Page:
Florida Senator Rick Scott, a Republican, said in a statement on Friday, "It's been a long time since Washington stopped spending reckless taxpayer dollars and started living within its means." said.

Some conservative economists encourage this tactic. Kevin A. Hassett, who chaired the White House Committee of Economic Advisers under Trump, said in a National Review column this week that if Congress does, in 30 years the country's total debt will be as large as the annual economy. warned that it could reach almost twice as many. Don't let your spending grow.

"The top Democrat said Friday that Republicans are threatening to harm an already fragile economy by risking a default," Hassett writes:

"Again, Republicans are demanding cuts to Medicare, Medicaid, and Social Security, and if they don't get what they want, they're willing to ruin the American economy, destroy a strong job market, It will push up interest rates and inflation, said Senator Ron Wyden of Oregon, who chairs the Senate Finance Committee.

President Biden has rejected negotiations over the debt ceiling, saying Congress must vote to raise it without conditions.

These positions increase the likelihood of a debt ceiling breach and could lead the US to default for the first time.

To avoid that, the White House is increasingly looking to a coalition of bipartisan support to bypass Republican leadership in the House and lift the debt limit.

That group includes all senior Democrats in the House and Senate, plus a handful of Republicans needed to pass legislation in both houses. Such a coalition could employ tactics rarely seen in the House. But the move means it will take weeks or months to produce a bill Biden can sign, and if Congress misjudges the date the Treasury Department will be unable to pay the country's bills, It may threaten the default.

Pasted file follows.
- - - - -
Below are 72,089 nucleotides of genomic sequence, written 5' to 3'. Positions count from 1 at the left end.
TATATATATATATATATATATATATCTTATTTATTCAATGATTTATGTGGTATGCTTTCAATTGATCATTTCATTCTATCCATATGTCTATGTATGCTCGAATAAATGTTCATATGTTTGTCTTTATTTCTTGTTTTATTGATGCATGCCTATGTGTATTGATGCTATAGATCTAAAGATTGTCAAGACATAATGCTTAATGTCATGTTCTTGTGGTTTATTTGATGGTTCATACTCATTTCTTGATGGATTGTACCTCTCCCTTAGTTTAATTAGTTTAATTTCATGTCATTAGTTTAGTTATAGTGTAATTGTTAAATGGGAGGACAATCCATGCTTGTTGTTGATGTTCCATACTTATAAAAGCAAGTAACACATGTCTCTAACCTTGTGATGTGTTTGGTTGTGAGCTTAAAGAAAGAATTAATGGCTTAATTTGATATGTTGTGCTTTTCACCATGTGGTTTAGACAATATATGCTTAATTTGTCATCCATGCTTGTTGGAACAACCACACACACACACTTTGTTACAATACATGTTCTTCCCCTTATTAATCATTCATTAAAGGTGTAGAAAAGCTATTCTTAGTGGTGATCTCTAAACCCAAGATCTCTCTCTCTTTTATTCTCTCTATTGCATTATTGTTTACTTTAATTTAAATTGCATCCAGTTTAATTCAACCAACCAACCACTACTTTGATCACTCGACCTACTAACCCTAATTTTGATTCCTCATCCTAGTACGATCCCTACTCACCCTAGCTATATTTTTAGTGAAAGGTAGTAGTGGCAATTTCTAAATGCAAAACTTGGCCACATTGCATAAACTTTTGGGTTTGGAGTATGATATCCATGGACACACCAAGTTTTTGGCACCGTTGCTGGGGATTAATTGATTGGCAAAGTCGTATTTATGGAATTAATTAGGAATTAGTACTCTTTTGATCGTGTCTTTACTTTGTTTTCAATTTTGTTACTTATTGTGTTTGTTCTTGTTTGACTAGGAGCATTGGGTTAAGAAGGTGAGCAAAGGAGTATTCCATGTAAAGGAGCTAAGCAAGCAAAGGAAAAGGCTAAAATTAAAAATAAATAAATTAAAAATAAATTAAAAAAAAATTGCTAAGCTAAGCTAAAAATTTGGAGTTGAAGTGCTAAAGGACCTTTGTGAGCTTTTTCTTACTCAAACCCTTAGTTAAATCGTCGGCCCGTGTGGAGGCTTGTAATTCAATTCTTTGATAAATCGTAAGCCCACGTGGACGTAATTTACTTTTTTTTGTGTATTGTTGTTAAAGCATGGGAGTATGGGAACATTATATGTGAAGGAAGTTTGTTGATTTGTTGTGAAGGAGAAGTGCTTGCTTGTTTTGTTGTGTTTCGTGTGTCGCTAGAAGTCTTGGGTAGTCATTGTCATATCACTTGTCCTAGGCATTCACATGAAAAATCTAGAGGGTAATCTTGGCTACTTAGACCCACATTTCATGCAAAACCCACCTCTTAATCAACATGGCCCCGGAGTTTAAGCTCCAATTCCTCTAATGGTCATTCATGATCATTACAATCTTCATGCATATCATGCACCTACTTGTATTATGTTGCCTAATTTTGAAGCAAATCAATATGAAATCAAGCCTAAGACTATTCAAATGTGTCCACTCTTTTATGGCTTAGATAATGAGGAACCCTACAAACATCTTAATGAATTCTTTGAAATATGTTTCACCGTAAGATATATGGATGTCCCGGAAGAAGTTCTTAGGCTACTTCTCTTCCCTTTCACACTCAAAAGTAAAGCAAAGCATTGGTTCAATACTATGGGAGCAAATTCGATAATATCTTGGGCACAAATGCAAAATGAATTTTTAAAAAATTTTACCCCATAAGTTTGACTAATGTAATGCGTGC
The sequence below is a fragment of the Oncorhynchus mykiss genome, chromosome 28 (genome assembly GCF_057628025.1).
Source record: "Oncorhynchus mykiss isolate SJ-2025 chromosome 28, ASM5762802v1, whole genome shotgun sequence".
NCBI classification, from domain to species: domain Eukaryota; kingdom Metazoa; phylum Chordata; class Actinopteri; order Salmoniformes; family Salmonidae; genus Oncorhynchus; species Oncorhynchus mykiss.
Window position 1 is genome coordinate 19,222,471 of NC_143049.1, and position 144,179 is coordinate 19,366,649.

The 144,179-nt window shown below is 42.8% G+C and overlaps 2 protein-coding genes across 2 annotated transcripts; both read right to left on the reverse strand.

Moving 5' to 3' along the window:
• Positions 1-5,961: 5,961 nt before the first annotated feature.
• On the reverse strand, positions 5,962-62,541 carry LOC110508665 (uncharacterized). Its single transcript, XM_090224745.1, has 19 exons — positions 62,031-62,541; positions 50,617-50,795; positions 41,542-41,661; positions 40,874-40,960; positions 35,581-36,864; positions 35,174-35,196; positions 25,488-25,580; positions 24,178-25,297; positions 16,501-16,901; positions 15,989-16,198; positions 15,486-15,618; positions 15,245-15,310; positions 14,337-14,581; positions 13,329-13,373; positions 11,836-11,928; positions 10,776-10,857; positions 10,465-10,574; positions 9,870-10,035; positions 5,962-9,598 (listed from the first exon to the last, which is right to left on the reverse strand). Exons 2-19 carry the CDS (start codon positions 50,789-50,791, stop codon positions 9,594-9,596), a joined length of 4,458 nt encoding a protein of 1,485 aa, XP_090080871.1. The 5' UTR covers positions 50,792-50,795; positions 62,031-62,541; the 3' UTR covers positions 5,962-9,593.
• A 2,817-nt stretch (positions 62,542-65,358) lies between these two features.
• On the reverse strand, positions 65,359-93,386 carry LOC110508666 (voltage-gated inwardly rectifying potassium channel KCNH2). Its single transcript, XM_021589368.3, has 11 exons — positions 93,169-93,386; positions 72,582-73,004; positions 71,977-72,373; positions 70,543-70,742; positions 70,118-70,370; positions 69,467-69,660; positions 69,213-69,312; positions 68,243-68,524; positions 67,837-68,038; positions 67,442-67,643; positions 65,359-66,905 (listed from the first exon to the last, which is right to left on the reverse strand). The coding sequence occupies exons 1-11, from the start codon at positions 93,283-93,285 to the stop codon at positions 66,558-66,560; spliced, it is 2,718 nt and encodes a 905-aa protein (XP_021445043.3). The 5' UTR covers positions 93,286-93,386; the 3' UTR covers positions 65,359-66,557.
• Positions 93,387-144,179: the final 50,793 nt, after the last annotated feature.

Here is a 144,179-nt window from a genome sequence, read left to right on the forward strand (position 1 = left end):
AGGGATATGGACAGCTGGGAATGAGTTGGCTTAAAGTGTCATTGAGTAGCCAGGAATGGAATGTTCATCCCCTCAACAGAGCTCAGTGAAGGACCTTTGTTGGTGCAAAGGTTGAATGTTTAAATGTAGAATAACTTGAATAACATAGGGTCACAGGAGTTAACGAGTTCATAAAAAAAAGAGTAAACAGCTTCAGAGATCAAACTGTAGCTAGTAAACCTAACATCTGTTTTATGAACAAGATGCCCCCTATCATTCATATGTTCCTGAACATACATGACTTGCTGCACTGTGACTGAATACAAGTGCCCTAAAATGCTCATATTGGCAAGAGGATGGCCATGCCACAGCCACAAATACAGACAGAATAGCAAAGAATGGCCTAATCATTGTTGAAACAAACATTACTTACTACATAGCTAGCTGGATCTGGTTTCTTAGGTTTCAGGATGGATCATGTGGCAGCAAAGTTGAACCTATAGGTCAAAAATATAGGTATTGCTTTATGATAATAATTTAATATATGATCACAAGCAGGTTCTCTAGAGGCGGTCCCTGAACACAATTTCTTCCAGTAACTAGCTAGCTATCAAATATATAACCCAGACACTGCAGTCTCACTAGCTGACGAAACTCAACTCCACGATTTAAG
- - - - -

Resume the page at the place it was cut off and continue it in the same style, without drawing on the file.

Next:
The closer a country is to a potential default, the more damage the economy is likely to suffer. The brinkmanship between Republicans in Congress and President Barack Obama in 2011 raised borrowing costs for businesses and homebuyers, causing stock markets and consumer confidence to plummet. An actual default could shock the economy and plunge it into a recession as many government bills went unpaid, leaving the country with significantly higher borrowing costs for years to come.

After a prolonged standoff in late 2021, Congress agreed to raise the borrowing limit to $31 trillion. Yellen warned that breaking the debt ceiling and defaulting on the debt would cause irreparable damage to the economy. She has dismissed suggestions and theories that the Treasury Department or the White House could unilaterally raise the borrowing limit as unrealistic and has previously called for the entire mechanism to be scrapped.